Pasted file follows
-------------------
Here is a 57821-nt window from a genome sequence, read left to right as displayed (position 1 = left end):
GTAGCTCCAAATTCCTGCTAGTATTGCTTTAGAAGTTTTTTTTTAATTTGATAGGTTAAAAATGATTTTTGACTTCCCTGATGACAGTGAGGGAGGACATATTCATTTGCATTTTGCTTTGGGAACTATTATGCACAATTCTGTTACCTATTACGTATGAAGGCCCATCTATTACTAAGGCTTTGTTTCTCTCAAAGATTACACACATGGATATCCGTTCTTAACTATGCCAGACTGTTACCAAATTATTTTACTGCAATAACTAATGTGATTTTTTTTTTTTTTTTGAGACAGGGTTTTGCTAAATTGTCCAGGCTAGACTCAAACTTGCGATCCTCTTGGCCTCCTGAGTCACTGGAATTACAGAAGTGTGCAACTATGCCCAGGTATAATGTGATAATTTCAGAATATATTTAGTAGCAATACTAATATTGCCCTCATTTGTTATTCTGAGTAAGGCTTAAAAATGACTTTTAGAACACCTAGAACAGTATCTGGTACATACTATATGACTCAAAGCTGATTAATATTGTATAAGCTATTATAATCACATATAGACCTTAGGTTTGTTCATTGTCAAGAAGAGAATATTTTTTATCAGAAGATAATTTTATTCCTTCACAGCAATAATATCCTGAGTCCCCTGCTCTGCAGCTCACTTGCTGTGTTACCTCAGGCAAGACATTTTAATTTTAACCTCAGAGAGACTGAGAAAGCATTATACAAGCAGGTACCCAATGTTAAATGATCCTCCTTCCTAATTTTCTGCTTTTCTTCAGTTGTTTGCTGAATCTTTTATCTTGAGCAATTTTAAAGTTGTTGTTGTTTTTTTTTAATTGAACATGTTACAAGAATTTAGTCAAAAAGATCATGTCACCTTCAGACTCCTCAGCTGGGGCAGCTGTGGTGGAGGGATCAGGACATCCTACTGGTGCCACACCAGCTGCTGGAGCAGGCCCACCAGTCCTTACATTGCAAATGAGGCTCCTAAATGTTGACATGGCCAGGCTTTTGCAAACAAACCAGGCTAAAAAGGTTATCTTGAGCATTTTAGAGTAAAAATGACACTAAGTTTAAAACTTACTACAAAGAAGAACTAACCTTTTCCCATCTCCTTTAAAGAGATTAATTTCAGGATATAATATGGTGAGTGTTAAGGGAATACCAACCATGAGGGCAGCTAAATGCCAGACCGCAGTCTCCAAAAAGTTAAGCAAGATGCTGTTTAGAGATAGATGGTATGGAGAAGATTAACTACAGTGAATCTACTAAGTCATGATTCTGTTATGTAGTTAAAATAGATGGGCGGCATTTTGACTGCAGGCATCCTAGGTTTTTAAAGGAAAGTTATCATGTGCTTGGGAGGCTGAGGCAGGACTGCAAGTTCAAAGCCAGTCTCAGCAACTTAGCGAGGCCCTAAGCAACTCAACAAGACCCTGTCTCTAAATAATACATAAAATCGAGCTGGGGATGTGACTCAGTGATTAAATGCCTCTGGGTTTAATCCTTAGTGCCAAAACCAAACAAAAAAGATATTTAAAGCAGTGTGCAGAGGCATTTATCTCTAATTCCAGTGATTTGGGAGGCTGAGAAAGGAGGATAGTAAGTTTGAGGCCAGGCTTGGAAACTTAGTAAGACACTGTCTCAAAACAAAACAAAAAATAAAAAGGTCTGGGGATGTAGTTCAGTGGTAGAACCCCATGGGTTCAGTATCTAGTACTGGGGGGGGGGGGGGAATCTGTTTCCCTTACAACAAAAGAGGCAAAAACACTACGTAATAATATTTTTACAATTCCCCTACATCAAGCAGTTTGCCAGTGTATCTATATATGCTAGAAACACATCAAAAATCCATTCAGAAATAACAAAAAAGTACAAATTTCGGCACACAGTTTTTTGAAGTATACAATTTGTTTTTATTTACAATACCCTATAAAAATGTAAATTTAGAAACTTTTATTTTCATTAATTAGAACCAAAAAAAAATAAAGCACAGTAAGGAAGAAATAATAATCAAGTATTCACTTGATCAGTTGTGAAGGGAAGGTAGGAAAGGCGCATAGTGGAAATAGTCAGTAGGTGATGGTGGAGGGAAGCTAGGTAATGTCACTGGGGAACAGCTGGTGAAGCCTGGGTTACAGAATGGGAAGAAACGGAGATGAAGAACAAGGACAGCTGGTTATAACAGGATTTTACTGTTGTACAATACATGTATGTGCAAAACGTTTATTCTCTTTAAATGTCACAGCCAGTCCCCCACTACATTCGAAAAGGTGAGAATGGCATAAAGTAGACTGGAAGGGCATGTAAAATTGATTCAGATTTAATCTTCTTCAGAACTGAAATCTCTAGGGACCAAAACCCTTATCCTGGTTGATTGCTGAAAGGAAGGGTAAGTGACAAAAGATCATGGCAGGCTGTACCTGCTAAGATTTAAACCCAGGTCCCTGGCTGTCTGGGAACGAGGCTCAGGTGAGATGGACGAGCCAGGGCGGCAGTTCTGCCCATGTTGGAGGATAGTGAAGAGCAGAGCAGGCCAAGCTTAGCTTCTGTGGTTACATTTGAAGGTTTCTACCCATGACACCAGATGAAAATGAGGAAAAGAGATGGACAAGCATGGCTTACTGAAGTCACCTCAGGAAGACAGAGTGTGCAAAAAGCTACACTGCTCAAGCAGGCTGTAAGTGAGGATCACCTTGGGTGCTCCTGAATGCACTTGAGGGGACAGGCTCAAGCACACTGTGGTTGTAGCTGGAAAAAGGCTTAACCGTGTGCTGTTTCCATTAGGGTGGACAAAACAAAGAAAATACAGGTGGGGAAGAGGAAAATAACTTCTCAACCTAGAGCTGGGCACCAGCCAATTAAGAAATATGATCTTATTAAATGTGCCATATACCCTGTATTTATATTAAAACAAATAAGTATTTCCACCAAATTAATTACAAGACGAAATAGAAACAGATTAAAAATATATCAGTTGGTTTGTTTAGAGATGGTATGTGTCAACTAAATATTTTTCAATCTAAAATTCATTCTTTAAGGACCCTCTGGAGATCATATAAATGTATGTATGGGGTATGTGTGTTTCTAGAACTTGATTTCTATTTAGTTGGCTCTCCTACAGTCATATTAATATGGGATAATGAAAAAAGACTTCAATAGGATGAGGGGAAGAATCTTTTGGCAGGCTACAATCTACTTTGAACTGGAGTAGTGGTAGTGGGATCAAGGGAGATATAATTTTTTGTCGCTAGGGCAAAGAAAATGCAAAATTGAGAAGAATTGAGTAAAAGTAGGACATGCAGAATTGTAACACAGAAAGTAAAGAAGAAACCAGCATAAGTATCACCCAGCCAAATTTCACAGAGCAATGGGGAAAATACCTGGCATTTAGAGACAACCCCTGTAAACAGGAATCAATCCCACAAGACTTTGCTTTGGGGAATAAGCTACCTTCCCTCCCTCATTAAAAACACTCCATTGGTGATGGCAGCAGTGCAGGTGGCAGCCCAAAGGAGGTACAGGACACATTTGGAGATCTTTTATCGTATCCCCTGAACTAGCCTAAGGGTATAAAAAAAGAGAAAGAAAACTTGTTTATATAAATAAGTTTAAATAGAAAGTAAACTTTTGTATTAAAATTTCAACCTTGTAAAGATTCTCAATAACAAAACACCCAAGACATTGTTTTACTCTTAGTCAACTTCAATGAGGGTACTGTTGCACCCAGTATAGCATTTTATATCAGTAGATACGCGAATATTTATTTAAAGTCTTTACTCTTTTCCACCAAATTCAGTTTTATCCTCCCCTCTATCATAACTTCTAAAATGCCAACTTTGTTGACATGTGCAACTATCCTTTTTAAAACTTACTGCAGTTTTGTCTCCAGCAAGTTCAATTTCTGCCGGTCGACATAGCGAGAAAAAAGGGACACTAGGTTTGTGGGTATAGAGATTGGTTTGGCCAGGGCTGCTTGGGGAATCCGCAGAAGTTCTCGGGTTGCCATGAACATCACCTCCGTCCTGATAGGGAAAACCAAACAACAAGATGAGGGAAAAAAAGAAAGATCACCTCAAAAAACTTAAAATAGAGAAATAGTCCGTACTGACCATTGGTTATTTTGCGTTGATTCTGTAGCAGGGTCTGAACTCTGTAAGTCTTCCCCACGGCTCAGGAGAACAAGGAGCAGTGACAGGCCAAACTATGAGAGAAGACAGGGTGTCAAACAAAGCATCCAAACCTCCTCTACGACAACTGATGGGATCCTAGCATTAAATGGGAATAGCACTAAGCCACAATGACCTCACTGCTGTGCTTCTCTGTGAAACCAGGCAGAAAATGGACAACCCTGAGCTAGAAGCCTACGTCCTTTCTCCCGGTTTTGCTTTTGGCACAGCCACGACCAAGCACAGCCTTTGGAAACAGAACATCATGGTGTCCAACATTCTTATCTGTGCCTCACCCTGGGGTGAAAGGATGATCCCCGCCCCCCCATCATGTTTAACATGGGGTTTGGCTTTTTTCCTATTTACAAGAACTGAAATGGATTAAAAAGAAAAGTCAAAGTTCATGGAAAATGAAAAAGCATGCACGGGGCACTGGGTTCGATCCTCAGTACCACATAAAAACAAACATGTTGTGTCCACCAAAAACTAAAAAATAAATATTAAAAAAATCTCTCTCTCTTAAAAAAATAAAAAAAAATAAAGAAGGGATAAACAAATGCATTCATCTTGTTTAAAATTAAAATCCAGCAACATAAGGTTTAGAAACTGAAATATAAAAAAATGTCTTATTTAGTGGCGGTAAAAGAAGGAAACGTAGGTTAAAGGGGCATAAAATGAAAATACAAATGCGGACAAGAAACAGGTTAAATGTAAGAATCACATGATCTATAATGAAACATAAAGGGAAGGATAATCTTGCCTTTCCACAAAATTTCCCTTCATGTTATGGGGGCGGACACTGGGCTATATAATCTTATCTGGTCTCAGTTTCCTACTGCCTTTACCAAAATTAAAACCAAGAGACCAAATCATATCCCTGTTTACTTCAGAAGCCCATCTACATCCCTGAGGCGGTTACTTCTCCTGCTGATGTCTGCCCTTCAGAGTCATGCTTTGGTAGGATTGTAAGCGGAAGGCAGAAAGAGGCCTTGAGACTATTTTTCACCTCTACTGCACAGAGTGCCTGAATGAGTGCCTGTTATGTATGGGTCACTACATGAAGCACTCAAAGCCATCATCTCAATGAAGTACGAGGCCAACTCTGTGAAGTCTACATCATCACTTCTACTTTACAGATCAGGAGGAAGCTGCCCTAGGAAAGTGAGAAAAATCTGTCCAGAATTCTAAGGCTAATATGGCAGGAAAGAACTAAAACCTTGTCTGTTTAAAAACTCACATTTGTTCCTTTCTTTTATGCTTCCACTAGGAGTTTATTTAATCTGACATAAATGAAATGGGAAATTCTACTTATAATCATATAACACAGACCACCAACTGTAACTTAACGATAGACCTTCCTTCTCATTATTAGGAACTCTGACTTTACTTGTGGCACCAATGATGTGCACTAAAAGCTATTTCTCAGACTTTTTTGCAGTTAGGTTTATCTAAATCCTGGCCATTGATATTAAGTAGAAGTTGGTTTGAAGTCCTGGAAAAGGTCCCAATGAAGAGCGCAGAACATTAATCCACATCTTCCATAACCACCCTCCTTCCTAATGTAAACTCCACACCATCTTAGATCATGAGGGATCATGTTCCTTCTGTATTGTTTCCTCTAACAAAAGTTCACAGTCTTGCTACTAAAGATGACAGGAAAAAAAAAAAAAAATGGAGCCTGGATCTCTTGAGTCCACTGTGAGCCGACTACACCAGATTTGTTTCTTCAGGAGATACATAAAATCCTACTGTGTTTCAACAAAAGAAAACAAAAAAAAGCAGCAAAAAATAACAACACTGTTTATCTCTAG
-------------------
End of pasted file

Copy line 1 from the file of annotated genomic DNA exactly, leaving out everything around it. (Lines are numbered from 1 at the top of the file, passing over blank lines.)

Here is a 57821-nt window from a genome sequence, read left to right as displayed (position 1 = left end):